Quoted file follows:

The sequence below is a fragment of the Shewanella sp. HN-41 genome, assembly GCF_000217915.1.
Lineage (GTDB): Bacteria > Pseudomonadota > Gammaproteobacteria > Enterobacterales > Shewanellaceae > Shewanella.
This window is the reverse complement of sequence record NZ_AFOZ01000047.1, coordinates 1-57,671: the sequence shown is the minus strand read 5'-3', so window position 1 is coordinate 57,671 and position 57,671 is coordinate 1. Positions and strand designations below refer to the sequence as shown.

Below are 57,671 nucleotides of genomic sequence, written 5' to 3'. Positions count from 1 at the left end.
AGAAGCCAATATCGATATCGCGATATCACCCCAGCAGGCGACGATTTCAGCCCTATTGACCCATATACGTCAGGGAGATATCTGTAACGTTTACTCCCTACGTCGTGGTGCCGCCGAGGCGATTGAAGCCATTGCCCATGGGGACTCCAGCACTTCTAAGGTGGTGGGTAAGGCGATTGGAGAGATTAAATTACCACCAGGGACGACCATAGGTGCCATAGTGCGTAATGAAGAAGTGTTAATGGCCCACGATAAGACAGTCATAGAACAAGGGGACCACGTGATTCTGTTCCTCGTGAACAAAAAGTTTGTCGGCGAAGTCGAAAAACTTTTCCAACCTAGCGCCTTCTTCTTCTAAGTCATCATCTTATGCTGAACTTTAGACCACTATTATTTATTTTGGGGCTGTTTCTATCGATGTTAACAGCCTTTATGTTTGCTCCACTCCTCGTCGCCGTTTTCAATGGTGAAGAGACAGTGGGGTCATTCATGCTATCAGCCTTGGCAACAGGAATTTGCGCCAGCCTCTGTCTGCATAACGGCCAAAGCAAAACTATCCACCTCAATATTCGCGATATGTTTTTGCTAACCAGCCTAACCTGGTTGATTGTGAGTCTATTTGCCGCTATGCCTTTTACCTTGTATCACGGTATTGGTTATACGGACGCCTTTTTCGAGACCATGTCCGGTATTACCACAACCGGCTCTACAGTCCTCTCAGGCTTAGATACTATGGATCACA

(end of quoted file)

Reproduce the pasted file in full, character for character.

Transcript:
The sequence below is a fragment of the Shewanella sp. HN-41 genome, assembly GCF_000217915.1.
Lineage (GTDB): Bacteria > Pseudomonadota > Gammaproteobacteria > Enterobacterales > Shewanellaceae > Shewanella.
This window is the reverse complement of sequence record NZ_AFOZ01000047.1, coordinates 1-57,671: the sequence shown is the minus strand read 5'-3', so window position 1 is coordinate 57,671 and position 57,671 is coordinate 1. Positions and strand designations below refer to the sequence as shown.

Below are 57,671 nucleotides of genomic sequence, written 5' to 3'. Positions count from 1 at the left end.
AGAAGCCAATATCGATATCGCGATATCACCCCAGCAGGCGACGATTTCAGCCCTATTGACCCATATACGTCAGGGAGATATCTGTAACGTTTACTCCCTACGTCGTGGTGCCGCCGAGGCGATTGAAGCCATTGCCCATGGGGACTCCAGCACTTCTAAGGTGGTGGGTAAGGCGATTGGAGAGATTAAATTACCACCAGGGACGACCATAGGTGCCATAGTGCGTAATGAAGAAGTGTTAATGGCCCACGATAAGACAGTCATAGAACAAGGGGACCACGTGATTCTGTTCCTCGTGAACAAAAAGTTTGTCGGCGAAGTCGAAAAACTTTTCCAACCTAGCGCCTTCTTCTTCTAAGTCATCATCTTATGCTGAACTTTAGACCACTATTATTTATTTTGGGGCTGTTTCTATCGATGTTAACAGCCTTTATGTTTGCTCCACTCCTCGTCGCCGTTTTCAATGGTGAAGAGACAGTGGGGTCATTCATGCTATCAGCCTTGGCAACAGGAATTTGCGCCAGCCTCTGTCTGCATAACGGCCAAAGCAAAACTATCCACCTCAATATTCGCGATATGTTTTTGCTAACCAGCCTAACCTGGTTGATTGTGAGTCTATTTGCCGCTATGCCTTTTACCTTGTATCACGGTATTGGTTATACGGACGCCTTTTTCGAGACCATGTCCGGTATTACCACAACCGGCTCTACAGTCCTCTCAGGCTTAGATACTATGGATCACA